}
    return blob;
    }

     

    Use blobs.FirstOrDefault(); and forget about the counting :)

     

    Maybe shorthand:

    internal static Blob GetBlobById(int id)
    {

    return ( from d in context.Blobs  where d.BlobID == id

    select new Blob(){d.FirstOrDefault()});  //implicit casting apparantly, as in your code ? not sure about this

    }

     

    Thursday, April 22, 2010 10:46 PM
  • If BlobID is indexed, I don't see why the above should be slow (unless the code is simplified or has had any vital elements removed). Do you do any joins, sorts etc in your real world query or is the above code sample exactly what you're doing?

    As Janus007 says you're doing two roundtrips instead of one, so you can always eliminate one, but start by checking that BlobID is really indexed.

    Also, if using ToList helps then something is not right. ToList will execute the query and bring all records to the client. If there can be many matching records that is not very efficient.


    Kristofer - Huagati Systems Co., Ltd.
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    Friday, April 23, 2010 1:47 AM
    Answerer
  • Or even better forget about writing a function and just do:

    Blob blob = context.Blobs.FirstOrDefault(b => b.BlobID == id);

    [)amien

    Friday, April 23, 2010 3:10 AM
    Moderator
  • Thanks all very much for your replies.  I really appreciate it.

    Yes, the BlobID is indexed, and it is set to Primary key and Identity Specification is Yes for this field.

    Since the BlobID is unique it will return one and only one record.  ToList() therefore brings in one record only.

    ToList() is substantially faster than .Count() > 0, then First().

    I will try Blob "blob = context.Blobs.FirstOrDefault(b => b.BlobID == id);" and profile it as well in VS2010 and will let you know the result as compared with ToList().

    Thanks again.

     

    Friday, April 23, 2010 1:29 PM
  • OK, FYI

    For the above case, i.e. BlobID is indexed and is the primary key and where there is only one record for a particular ID, using .ToList() to get the result and then return the first record if it exists takes about as long as .FirstOrDefault().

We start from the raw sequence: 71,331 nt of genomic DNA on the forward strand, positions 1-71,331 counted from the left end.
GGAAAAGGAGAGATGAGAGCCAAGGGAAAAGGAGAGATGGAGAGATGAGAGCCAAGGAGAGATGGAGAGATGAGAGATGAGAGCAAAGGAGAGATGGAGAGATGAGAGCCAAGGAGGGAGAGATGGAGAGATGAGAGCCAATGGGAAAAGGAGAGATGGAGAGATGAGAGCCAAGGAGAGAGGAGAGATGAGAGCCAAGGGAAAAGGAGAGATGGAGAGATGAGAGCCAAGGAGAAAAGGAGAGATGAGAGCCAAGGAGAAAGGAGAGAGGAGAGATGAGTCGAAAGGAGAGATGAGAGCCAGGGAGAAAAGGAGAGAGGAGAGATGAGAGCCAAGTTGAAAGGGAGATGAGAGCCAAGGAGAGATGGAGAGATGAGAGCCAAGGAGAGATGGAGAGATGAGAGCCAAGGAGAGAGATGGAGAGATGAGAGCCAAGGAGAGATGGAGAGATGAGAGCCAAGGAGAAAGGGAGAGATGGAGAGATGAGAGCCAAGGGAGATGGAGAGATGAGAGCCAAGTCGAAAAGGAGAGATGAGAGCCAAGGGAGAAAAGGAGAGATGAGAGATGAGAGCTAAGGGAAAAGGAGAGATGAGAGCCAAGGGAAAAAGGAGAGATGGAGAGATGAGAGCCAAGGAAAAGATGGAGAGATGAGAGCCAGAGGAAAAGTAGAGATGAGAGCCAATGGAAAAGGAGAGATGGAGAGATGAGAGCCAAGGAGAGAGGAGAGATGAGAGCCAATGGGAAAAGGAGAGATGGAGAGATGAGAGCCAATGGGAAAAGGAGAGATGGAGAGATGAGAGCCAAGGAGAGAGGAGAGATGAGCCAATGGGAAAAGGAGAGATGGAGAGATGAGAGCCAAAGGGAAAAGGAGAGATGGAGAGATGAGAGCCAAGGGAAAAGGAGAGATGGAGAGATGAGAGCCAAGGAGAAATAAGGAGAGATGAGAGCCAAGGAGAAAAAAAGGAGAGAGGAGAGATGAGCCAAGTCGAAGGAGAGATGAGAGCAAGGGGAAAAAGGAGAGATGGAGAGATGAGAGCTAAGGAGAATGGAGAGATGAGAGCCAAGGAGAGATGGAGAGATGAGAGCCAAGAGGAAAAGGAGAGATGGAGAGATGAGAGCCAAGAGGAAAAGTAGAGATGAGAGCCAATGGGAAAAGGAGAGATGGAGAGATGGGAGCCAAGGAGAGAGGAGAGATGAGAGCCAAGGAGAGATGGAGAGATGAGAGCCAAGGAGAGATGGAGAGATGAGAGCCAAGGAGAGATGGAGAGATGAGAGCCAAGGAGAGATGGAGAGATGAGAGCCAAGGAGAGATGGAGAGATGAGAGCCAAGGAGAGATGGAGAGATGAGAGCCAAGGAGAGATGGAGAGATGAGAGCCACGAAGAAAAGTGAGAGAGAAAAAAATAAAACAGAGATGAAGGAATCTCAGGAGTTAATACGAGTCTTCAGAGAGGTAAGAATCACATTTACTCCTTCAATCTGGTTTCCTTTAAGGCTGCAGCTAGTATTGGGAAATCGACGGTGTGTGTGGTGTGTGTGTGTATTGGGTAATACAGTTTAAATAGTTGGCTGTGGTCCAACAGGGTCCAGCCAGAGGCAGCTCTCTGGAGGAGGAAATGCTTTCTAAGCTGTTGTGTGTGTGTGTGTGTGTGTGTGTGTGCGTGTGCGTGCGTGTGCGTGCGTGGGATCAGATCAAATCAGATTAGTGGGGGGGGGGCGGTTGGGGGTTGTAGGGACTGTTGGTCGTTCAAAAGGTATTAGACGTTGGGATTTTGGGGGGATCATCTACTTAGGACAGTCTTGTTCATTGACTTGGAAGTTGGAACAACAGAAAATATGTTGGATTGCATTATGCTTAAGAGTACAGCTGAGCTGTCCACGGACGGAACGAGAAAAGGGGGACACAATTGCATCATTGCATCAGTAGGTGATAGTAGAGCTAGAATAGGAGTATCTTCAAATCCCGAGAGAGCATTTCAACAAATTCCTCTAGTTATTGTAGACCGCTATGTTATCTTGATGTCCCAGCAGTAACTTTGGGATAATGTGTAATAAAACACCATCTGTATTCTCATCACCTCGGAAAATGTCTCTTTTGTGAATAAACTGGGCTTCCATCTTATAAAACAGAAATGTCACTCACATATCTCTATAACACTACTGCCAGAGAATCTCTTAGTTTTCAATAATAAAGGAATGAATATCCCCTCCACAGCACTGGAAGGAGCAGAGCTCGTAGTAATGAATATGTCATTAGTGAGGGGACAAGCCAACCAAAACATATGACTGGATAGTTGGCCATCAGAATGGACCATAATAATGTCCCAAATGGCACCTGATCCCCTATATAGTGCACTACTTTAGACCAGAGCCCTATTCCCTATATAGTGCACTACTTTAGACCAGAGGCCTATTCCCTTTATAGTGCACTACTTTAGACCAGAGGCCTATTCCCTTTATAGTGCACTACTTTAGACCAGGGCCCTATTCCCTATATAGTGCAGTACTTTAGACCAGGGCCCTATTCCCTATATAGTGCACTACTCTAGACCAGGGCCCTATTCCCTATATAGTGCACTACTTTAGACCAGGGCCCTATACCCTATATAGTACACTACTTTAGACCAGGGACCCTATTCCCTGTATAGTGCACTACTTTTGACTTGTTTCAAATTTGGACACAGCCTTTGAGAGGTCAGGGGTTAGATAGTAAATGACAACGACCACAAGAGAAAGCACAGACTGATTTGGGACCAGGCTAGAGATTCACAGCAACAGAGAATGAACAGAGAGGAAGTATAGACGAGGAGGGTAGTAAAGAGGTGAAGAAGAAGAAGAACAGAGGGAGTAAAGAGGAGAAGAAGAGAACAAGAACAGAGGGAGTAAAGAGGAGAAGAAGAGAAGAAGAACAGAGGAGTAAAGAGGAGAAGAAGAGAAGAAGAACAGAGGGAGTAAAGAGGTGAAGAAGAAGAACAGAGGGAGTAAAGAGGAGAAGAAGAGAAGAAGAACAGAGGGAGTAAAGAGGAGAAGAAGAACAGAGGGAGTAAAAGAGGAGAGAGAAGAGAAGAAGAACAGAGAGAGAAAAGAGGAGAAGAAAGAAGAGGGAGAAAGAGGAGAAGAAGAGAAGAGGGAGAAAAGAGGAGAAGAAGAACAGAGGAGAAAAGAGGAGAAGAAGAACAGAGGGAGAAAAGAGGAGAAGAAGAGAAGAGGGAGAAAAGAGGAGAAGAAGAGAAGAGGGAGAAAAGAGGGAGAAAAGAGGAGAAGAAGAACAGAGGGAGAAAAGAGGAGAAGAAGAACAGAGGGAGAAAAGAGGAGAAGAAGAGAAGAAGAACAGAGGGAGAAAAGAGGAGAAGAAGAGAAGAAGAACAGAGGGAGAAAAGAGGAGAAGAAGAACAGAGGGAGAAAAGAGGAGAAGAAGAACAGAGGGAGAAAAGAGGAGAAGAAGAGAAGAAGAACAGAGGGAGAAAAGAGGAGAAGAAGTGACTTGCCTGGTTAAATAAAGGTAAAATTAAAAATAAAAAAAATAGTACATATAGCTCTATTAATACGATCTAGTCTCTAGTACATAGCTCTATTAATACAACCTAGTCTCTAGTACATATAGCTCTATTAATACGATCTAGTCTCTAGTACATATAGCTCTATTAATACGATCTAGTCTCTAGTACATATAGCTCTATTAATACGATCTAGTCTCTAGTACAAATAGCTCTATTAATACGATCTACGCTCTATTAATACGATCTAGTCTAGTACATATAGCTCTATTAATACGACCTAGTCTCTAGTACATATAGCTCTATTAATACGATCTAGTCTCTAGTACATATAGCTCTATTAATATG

FirstOrDefault uses less code, so it's of course better than using .ToList() in this instance (trying to get one record, where there is one record only).

    The above are much faster than .First() and .Count().  The replies to the question seem to indicate that this is because two connections are made.  I wouldn't expect this to happen however.

    Anyway thanks very much again for taking the time to respond.

    Friday, April 23, 2010 2:17 PM
  • Hi Alex,

    Perhaps I am misunderstanding something.  Given the below statement, would using Single / SingleOrDefault be more appropriate?  If the field is set as the primary key there should only be one instance of the given ID in the table.

     

    "Yes, the BlobID is indexed, and it is set to Primary key and Identity Specification is Yes for this field."

     

    -Rob

    • Marked as answer by Alex Barimo Friday, April 30, 2010 5:48 PM
    Wednesday, April 28, 2010 8:57 AM
  • Certainly.. One should use Single if the field is pk :)

    It would then be:

    Blob blob = context.Blobs.Single(b => b.BlobID == id);

     

     

    Wednesday, April 28, 2010 12:32 PM
  • Hi Rob.

    There is one record only, so SingleOrDefault would also work.

    I'll check to see if this is any faster.

    Thanks for your reply.

     

    Friday, April 30, 2010 5:48 PM